GEOMAGNETIC STORM: A CME hit Earth's magnetic field on Sept. 9th, and the impact ignited a geomagnetic storm, in progress. Northern Lights have since been spotted in the United States as far south as as Michigan, Montana and North Dakota. This could be the first of several hits from a series of CMEs expected to reach Earth during the weekend, so more geomagnetic activity is in the offing~
Remember, Geomagnetic storms can cause difficulties in communicating over long distances
Many communication systems utilize the ionosphere to reflect radio signals over long distances. Ionospheric storms can affect radio communication at all latitudes. Some radio frequencies are absorbed and others are reflected, leading to rapidly fluctuating signals and unexpected propagation paths. TV and commercial radio stations are little affected by solar activity, but ground-to-air, ship-to-shore, Voice of America, Radio Free Europe, and amateur radio are frequently disrupted. Radio operators using high frequencies rely upon solar and geomagnetic alerts to keep their communication circuits up and running.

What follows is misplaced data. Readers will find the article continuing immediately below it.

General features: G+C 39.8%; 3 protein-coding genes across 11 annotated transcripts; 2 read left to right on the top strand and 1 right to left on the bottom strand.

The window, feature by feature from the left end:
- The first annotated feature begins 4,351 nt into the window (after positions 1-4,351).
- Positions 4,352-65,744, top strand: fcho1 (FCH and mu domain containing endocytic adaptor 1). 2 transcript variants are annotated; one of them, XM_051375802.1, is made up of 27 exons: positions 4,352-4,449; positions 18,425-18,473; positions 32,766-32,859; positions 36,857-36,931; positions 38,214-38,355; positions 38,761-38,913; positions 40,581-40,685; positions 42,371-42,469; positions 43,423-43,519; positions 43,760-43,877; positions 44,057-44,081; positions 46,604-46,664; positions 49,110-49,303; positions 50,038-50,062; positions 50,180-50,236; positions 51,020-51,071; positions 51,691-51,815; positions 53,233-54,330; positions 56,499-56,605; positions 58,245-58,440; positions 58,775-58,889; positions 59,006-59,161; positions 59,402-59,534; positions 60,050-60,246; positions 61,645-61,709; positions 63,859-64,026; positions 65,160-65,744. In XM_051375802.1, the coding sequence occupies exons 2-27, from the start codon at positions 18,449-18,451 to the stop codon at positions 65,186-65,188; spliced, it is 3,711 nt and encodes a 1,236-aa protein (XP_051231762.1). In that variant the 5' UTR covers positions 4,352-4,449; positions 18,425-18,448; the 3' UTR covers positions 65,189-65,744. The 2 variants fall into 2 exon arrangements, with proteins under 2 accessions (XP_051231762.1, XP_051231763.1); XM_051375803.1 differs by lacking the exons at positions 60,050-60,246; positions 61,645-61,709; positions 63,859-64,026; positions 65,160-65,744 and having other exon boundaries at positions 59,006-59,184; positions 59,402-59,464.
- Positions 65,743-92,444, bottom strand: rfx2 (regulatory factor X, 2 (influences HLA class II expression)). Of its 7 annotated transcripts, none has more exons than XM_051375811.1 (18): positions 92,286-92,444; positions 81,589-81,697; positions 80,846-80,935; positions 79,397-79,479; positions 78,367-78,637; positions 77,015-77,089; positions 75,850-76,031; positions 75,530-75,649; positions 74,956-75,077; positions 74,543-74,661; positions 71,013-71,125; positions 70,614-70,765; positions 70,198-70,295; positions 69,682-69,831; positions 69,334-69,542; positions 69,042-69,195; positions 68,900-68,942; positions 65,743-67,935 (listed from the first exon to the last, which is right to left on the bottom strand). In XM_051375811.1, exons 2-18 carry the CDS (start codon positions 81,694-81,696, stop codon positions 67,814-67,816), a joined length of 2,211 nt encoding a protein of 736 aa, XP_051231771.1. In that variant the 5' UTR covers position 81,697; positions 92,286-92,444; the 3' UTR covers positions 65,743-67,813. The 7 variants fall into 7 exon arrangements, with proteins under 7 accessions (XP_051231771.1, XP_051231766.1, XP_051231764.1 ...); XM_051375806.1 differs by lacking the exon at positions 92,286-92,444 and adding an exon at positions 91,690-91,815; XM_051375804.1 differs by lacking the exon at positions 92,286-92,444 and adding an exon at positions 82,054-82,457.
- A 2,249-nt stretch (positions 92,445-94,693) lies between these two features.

Some military detection or early-warning systems are also affected by solar activity. The Over-the-Horizon Radar bounces signals off the ionosphere in order to monitor the launch of aircraft and missiles from long distances. During geomagnetic storms, this system can be severely hampered by radio clutter. Some submarine detection systems use the magnetic signatures of submarines as one input to their locating schemes. Geomagnetic storms can mask and distort these signals.